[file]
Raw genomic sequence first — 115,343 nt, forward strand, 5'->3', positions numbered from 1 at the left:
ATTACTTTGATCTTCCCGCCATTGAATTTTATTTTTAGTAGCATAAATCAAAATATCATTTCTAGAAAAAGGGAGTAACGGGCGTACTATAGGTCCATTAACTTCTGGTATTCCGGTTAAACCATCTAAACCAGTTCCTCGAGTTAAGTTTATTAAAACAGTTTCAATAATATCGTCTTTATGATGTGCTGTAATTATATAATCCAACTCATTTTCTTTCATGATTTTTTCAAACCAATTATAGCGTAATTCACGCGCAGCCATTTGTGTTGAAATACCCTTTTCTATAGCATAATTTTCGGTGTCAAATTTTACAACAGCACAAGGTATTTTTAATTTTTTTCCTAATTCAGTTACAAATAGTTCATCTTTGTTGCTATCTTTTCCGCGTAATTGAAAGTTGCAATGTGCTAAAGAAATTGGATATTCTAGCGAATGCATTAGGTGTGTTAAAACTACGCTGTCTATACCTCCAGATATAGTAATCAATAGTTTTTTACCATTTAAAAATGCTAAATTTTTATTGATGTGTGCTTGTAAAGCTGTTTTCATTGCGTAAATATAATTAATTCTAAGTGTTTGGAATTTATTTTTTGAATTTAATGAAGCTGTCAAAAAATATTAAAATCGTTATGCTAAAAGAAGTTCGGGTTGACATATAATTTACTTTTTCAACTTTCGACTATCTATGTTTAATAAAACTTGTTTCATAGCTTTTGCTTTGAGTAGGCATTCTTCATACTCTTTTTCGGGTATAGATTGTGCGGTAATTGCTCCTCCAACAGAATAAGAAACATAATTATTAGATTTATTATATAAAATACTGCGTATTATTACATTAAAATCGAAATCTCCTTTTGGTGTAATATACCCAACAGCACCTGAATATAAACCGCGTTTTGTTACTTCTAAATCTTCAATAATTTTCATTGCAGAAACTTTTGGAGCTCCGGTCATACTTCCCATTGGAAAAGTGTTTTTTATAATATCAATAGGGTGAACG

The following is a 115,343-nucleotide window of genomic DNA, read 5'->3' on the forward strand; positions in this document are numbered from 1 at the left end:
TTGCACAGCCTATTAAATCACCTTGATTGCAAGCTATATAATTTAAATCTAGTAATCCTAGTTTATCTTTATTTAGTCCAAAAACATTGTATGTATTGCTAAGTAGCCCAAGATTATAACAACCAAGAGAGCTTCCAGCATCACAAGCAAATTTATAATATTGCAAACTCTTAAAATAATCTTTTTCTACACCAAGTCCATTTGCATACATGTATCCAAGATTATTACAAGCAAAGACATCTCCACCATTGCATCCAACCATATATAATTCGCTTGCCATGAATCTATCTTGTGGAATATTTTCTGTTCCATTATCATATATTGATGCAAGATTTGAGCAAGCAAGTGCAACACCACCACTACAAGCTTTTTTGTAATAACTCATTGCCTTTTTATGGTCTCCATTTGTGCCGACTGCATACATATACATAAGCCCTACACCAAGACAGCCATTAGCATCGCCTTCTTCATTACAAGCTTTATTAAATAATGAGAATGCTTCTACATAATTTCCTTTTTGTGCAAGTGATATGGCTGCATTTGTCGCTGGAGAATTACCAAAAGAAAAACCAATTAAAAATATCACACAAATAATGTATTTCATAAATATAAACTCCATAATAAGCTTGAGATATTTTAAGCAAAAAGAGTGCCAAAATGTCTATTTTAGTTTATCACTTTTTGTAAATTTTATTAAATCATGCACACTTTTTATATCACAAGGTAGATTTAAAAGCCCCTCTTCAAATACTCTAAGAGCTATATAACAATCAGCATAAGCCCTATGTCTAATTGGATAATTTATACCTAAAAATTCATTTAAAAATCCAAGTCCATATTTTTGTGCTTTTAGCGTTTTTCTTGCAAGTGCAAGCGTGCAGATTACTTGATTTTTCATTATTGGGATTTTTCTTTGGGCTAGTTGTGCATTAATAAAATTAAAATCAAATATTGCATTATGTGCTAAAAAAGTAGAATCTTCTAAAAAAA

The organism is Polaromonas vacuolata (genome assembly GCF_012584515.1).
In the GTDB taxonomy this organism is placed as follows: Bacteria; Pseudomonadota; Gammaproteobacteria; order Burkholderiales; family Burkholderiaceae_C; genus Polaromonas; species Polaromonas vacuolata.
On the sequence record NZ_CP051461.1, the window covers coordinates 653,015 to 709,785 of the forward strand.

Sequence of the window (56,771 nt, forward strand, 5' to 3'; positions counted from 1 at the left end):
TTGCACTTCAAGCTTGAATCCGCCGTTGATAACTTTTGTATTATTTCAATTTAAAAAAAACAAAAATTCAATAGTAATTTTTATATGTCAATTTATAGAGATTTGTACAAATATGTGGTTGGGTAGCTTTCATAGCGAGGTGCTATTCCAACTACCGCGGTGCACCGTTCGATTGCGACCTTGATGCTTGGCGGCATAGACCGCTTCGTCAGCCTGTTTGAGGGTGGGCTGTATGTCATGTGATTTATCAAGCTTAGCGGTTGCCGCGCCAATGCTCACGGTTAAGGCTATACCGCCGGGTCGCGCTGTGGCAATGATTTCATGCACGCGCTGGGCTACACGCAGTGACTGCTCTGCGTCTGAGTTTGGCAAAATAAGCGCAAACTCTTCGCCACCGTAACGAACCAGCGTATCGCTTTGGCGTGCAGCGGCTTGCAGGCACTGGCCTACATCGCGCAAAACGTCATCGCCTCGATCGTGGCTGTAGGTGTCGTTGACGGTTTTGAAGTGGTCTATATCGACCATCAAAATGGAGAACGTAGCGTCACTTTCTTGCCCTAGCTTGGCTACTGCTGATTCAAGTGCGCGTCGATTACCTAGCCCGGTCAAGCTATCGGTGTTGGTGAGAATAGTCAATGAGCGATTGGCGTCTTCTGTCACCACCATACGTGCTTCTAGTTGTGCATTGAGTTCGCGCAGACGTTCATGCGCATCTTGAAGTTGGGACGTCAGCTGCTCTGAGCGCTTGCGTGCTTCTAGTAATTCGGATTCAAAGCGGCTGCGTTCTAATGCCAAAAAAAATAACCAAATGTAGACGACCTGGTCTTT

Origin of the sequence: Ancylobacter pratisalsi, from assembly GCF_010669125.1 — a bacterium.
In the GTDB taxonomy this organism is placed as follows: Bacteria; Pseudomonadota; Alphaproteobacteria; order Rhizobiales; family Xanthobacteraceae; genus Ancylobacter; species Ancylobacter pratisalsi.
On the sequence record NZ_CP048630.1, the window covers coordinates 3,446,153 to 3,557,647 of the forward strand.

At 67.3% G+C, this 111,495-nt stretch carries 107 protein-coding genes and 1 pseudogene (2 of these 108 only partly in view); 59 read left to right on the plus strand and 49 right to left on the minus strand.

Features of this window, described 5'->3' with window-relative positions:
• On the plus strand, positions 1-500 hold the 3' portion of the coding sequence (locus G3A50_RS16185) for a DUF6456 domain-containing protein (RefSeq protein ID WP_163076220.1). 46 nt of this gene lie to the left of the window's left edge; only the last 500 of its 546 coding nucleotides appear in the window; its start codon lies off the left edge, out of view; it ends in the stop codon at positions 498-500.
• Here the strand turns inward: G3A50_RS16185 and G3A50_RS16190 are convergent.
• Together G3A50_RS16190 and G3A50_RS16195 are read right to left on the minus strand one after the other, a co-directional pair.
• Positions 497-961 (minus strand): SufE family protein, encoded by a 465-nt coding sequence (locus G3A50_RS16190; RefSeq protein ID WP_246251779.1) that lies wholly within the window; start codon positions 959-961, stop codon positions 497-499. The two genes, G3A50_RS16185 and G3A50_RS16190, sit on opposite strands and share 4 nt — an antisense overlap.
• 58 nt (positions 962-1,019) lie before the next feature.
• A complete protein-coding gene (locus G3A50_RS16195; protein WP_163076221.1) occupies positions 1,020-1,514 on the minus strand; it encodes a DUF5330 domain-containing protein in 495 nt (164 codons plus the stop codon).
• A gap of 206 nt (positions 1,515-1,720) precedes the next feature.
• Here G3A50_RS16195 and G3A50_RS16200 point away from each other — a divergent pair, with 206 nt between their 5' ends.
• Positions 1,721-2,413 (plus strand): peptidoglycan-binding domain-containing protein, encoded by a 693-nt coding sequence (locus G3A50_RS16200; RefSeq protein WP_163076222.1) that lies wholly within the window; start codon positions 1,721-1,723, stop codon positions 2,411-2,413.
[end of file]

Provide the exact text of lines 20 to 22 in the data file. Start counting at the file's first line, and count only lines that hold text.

• A complete protein-coding gene (locus G3A50_RS16195; protein WP_163076221.1) occupies positions 1,020-1,514 on the minus strand; it encodes a DUF5330 domain-containing protein in 495 nt (164 codons plus the stop codon).
• A gap of 206 nt (positions 1,515-1,720) precedes the next feature.
• Here G3A50_RS16195 and G3A50_RS16200 point away from each other — a divergent pair, with 206 nt between their 5' ends.